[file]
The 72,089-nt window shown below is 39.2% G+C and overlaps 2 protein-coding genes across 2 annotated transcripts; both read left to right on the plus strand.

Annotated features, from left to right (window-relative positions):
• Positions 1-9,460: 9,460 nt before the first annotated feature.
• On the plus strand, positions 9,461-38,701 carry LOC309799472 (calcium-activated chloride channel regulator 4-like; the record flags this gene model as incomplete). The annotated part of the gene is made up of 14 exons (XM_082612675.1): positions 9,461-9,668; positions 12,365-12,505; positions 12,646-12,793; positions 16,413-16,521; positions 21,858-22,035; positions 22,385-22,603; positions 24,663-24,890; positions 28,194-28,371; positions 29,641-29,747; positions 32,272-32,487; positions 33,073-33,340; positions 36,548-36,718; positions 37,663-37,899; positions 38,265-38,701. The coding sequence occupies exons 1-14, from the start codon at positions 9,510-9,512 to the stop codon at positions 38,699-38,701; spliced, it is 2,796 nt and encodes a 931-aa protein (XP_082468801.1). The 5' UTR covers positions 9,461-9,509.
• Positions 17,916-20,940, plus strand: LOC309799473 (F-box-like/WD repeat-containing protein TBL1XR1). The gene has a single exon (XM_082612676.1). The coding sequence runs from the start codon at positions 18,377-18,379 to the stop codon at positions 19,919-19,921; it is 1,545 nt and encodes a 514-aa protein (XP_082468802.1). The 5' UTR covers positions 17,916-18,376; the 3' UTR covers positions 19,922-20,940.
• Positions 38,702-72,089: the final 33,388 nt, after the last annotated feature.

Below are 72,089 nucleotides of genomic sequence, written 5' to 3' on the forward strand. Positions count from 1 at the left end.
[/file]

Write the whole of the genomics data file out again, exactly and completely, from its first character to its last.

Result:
The 72,089-nt window shown below is 39.2% G+C and overlaps 2 protein-coding genes across 2 annotated transcripts; both read left to right on the plus strand.

Annotated features, from left to right (window-relative positions):
• Positions 1-9,460: 9,460 nt before the first annotated feature.
• On the plus strand, positions 9,461-38,701 carry LOC309799472 (calcium-activated chloride channel regulator 4-like; the record flags this gene model as incomplete). The annotated part of the gene is made up of 14 exons (XM_082612675.1): positions 9,461-9,668; positions 12,365-12,505; positions 12,646-12,793; positions 16,413-16,521; positions 21,858-22,035; positions 22,385-22,603; positions 24,663-24,890; positions 28,194-28,371; positions 29,641-29,747; positions 32,272-32,487; positions 33,073-33,340; positions 36,548-36,718; positions 37,663-37,899; positions 38,265-38,701. The coding sequence occupies exons 1-14, from the start codon at positions 9,510-9,512 to the stop codon at positions 38,699-38,701; spliced, it is 2,796 nt and encodes a 931-aa protein (XP_082468801.1). The 5' UTR covers positions 9,461-9,509.
• Positions 17,916-20,940, plus strand: LOC309799473 (F-box-like/WD repeat-containing protein TBL1XR1). The gene has a single exon (XM_082612676.1). The coding sequence runs from the start codon at positions 18,377-18,379 to the stop codon at positions 19,919-19,921; it is 1,545 nt and encodes a 514-aa protein (XP_082468802.1). The 5' UTR covers positions 17,916-18,376; the 3' UTR covers positions 19,922-20,940.
• Positions 38,702-72,089: the final 33,388 nt, after the last annotated feature.

Below are 72,089 nucleotides of genomic sequence, written 5' to 3' on the forward strand. Positions count from 1 at the left end.